The Dunnock (Prunella modularis) is a small passerine, or perching and singing bird in the accentor family. It is also called the Hedge Accentor, the Hedge Sparrow, or the Hedge Warbler.
The Dunnock is a brown bird with streaks of darker brown on its back. Its underbelly is light-brown. It has a blue-grey head. It has a fine-pointed beak. It has pink legs. The male and female look similar.
It grows to about 14 centimetres (5 inches) tall.
It is found in temperate zones in Europe, partly into Asia, and into Lebanon, northern Iran, and the Caucasus.
It prefers woodlands, shrubs, and gardens.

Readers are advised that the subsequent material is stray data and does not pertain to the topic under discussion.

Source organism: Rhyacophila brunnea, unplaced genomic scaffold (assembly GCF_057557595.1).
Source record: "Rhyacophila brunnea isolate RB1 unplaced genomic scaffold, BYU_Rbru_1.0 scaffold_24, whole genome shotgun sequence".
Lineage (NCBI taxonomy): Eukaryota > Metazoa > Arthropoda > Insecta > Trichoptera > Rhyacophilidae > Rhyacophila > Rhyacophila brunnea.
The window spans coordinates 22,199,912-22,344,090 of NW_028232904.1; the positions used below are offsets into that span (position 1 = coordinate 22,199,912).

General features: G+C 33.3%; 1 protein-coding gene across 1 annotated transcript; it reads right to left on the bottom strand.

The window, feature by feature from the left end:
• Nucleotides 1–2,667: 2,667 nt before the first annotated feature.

It feeds on the ground. It likes eating detritus, such as the dead skin of animals.
It builds a nest of twigs and moss, lined with wool or feathers, in a low bush or in a conifer tree. The female lays 3-5 eggs, which hatch in 12-13 days.
The chicks are born altricial—naked, blind, and helpless. It takes 15-18 days for the chicks to gain their flight feathers.
The Dunnock lives, on average, for 2 years.
Location of photographs: Paris, France
Photographer: Martina Nicolls
Martina Nicolls: SIMILAR BUT DIFFERENT IN THE ANIMAL KINGDOM